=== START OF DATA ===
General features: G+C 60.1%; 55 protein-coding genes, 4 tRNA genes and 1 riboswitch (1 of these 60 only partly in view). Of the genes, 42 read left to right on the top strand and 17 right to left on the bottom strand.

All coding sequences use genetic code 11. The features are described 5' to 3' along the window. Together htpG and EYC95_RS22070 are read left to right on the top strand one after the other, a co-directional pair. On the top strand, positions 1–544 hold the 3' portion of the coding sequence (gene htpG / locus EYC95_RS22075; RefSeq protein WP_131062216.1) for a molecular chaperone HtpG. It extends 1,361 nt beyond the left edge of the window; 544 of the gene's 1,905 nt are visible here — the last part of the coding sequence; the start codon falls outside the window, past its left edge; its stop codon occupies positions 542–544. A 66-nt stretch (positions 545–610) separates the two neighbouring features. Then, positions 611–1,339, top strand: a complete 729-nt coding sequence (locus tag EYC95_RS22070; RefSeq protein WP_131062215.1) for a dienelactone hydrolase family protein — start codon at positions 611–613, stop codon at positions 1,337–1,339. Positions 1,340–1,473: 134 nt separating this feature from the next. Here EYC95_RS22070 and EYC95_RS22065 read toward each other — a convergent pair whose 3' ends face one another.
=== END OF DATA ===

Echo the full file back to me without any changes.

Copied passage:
General features: G+C 60.1%; 55 protein-coding genes, 4 tRNA genes and 1 riboswitch (1 of these 60 only partly in view). Of the genes, 42 read left to right on the top strand and 17 right to left on the bottom strand.

All coding sequences use genetic code 11. The features are described 5' to 3' along the window. Together htpG and EYC95_RS22070 are read left to right on the top strand one after the other, a co-directional pair. On the top strand, positions 1–544 hold the 3' portion of the coding sequence (gene htpG / locus EYC95_RS22075; RefSeq protein WP_131062216.1) for a molecular chaperone HtpG. It extends 1,361 nt beyond the left edge of the window; 544 of the gene's 1,905 nt are visible here — the last part of the coding sequence; the start codon falls outside the window, past its left edge; its stop codon occupies positions 542–544. A 66-nt stretch (positions 545–610) separates the two neighbouring features. Then, positions 611–1,339, top strand: a complete 729-nt coding sequence (locus tag EYC95_RS22070; RefSeq protein WP_131062215.1) for a dienelactone hydrolase family protein — start codon at positions 611–613, stop codon at positions 1,337–1,339. Positions 1,340–1,473: 134 nt separating this feature from the next. Here EYC95_RS22070 and EYC95_RS22065 read toward each other — a convergent pair whose 3' ends face one another.